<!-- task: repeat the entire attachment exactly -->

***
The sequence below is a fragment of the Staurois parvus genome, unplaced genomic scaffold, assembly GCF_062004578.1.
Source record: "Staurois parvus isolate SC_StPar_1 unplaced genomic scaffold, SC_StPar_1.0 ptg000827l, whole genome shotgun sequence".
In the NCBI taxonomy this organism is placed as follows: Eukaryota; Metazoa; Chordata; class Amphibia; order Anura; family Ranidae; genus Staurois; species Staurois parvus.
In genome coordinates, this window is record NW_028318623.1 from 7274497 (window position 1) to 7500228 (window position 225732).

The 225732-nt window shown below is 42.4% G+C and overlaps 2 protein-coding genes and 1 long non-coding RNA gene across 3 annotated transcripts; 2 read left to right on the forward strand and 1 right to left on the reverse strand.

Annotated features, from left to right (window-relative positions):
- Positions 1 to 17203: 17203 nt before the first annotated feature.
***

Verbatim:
The sequence below is a fragment of the Staurois parvus genome, unplaced genomic scaffold, assembly GCF_062004578.1.
Source record: "Staurois parvus isolate SC_StPar_1 unplaced genomic scaffold, SC_StPar_1.0 ptg000827l, whole genome shotgun sequence".
In the NCBI taxonomy this organism is placed as follows: Eukaryota; Metazoa; Chordata; class Amphibia; order Anura; family Ranidae; genus Staurois; species Staurois parvus.
In genome coordinates, this window is record NW_028318623.1 from 7274497 (window position 1) to 7500228 (window position 225732).

The 225732-nt window shown below is 42.4% G+C and overlaps 2 protein-coding genes and 1 long non-coding RNA gene across 3 annotated transcripts; 2 read left to right on the forward strand and 1 right to left on the reverse strand.

Annotated features, from left to right (window-relative positions):
- Positions 1 to 17203: 17203 nt before the first annotated feature.